How Can We Fix the EE Industry's Lack of Diversity?

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Utilities across the Midwest have invested billions of dollars in energy efficiency programs over the past several years, causing the energy efficiency workforce to flourish. However, the industry remains largely homogeneous and lacks diversity in trade ally suppliers, implementers and other program administrators.

Important steps could be taken to identify and engage minority-owned and women-owned businesses to ensure access to opportunities and increase their participation in energy efficiency programs. To their credit, several utilities and states across the region have undertaken supplier diversity initiatives, with each approaching the diversification in different ways. 

In our new whitepaper, Winning Contracts and Developing Skills: Supplier Diversity and Workforce Development in the Midwest Energy Efficiency Industry, we compare initiatives across the region and suggest how we might improve these efforts. We also take a deep dive on Illinois, which has recently stepped up its efforts to address supplier diversity and equitable workforce development. 

Illinois’ Future Energy Jobs Act Makes Inclusion a Priority

The Future Energy Jobs Act (FEJA) is one of the most significant and comprehensive pieces of energy legislation to date in Illinois and pivots Illinois to the new clean energy economy. To better serve marginalized communities within Illinois, FEJA prioritizes community workforce development and the state’s already established supplier diversity initiative. Both supplier diversity and workforce development are part of FEJA’s goal to remove barriers for women-owned and minority-owned businesses and bring diverse perspectives into the clean energy economy.

Prior to FEJA, there was no legal directive requiring utilities to include employment opportunities for minority-owned and women-owned businesses. Illinois had attempted to rectify the historical lack of supplier diversity in utilities through voluntary efforts, utility reporting on diverse suppliers and public policy sessions. Due in part to these efforts, utility spending on diverse suppliers increased by more than $1.4 billion from 2012-2016. Under FEJA’s mandatory framework, supplier diversity is expected to increase even more.

Illinois Utility Diverse Supplier Spend (2017)

Utility

Diverse Supplier Spend

Percentage of Spend

Energy Efficiency Total Diverse Spend

ComEd

$711 million

36% total supply chain spend

$14 million

Nicor

$180 million

27.5% total spend

$2.83 million

Peoples North Shore Gas

$125.5 million

18.7% total procurement spending

$312,480

Ameren

$216.7 million

36.5% of overall

$1.27 million

Utilities submitted their first post-FEJA energy efficiency plans to the ICC on June 30, 2017. These plans were to cover 2018-2021 and included provisions responsive to FEJA requirements. We are already seeing progress in terms of an increase in diverse spending, the pool of diverse candidates and the number of contracts that were awarded.

What's Happening Outside of Illinois? 

Supplier diversity efforts are not confined to FEJA or Illinois. Iowa’s Alliant Energy, Michigan’s DTE Energy (DTE) and AEP Ohio are three utilities across the Midwest with supplier diversity initiatives. Examining these different utility voluntary efforts offers the opportunity to gain a broader understanding for supplier diversity initiatives in other states across the region.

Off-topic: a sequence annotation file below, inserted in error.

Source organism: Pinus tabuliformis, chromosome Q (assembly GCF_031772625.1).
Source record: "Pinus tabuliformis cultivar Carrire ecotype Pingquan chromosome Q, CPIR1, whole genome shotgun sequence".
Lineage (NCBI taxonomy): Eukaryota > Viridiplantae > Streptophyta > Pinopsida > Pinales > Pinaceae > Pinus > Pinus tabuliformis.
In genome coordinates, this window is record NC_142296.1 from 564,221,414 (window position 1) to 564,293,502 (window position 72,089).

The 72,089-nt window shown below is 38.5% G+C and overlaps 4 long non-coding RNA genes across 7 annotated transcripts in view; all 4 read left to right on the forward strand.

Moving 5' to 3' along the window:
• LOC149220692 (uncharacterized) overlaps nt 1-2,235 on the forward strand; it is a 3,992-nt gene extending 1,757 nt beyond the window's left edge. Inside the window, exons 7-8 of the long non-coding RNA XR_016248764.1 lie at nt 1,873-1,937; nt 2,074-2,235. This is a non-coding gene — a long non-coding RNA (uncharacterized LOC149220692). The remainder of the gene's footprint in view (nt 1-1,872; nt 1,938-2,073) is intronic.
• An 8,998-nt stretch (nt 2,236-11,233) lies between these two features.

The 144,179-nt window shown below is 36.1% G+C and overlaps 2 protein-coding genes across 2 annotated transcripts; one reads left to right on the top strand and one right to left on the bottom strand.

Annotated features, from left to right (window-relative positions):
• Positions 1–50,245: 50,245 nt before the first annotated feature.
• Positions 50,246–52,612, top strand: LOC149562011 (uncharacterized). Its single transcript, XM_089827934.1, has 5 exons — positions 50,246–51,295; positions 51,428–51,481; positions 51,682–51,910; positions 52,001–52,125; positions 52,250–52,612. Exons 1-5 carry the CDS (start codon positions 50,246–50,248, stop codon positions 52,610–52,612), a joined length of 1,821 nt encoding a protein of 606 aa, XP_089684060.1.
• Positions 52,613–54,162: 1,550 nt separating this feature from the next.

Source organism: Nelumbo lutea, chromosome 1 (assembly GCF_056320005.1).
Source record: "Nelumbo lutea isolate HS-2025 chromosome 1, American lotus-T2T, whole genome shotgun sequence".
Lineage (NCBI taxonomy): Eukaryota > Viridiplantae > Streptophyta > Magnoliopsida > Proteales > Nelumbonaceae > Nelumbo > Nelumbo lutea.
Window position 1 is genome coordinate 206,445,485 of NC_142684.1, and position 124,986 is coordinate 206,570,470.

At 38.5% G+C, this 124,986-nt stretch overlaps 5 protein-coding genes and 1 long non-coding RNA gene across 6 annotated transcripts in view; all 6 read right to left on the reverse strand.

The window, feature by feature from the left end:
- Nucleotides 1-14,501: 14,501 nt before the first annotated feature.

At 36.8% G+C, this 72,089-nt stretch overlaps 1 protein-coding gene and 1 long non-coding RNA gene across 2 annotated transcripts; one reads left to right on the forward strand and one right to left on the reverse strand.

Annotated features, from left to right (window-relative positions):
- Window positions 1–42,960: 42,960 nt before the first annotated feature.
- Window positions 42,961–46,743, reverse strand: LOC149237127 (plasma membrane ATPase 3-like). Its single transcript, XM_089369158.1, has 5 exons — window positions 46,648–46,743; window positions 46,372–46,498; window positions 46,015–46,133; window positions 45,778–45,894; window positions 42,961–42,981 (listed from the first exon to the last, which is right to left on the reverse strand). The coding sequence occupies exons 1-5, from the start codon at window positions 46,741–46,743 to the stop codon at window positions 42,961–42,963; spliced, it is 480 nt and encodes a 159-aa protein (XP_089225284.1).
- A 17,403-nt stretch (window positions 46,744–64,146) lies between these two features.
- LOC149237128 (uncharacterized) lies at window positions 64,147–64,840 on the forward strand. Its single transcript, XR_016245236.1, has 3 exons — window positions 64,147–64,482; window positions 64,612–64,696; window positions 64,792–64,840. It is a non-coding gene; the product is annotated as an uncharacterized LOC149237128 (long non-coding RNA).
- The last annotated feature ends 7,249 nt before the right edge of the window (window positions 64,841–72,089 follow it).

Alliant Energy

Alliant Energy measures supplier diversity based on the percentage of spend. This internal program is aimed at increasing the utilization of minority-owned, women-owned, service disabled veteran-owned, lesbian, gay, bisexual, and transgender-owned and designated small businesses.

Alliant Energy’s Diverse Spend (2013-2017)

Year

Diverse Spend

Diverse Spend (millions)

2013

12.6%

$129

2014

11.9%

$129

2015

17.4%

$200

2016

12.1%

$158

2017

14.0%

$212

Although Alliant has a strong supplier diversity program, there are still some challenges that the utility must work to overcome. As the energy mix changes and Alliant moves into new business opportunities, it is not easy finding new diverse contractors. Alliant is working to understand the new market and where the diverse businesses are within that sector to fulfill the utility’s supplier diversity goals moving forward.

DTE Energy

DTE has enacted its own internal and voluntary supplier diversity initiative with a 2018 diverse spend goal of 19.5%, which DTE defines as small businesses owned by women, veterans or minorities.

DTE Energy’s Diverse Spend (2014-2018)

Year

Diverse Spend
(% of total)

Diverse Spend (millions)

Total Spend
(billions)

2014

17%

$357

$2.1

2015

18%

$378

$2.1

2016

18.5%

$389

$2.1

2017

19.4%

$446

$2.3

2018

19.5%

$448

$2.3

AEP Ohio

AEP Ohio’s voluntary supplier diversity initiative focuses on two main areas: The Small Business Program, which started in 2013, and the Supplier Diversity Program, which launched in 2017. AEP Ohio has established a 10% spend goal for diverse suppliers by 2023 Aside from the 2023 goal, AEP Ohio is also working toward a 1% increase in diverse spend for 2018.

Get the Full Story in our New Whitepaper

Though many of these supplier diversity initiatives are in their preliminary stages, the Midwest has made some promising moves forward on inclusivity.

For a deeper dive on diversity initiatives across the region, download our brand-new report, Winning Contracts and Developing Skills: Supplier Diversity and Workforce Development in the Midwest Energy Efficiency Industry. Our comparative analysis highlights key takeaways and recommendations that could help improve these initiatives.

Interested in MEEA’s work in this space? Have questions about the new report? Contact Sophia Markowska at smarkowska@mwalliance.org.

 

Photo credit: Marcela Gara, Resource Media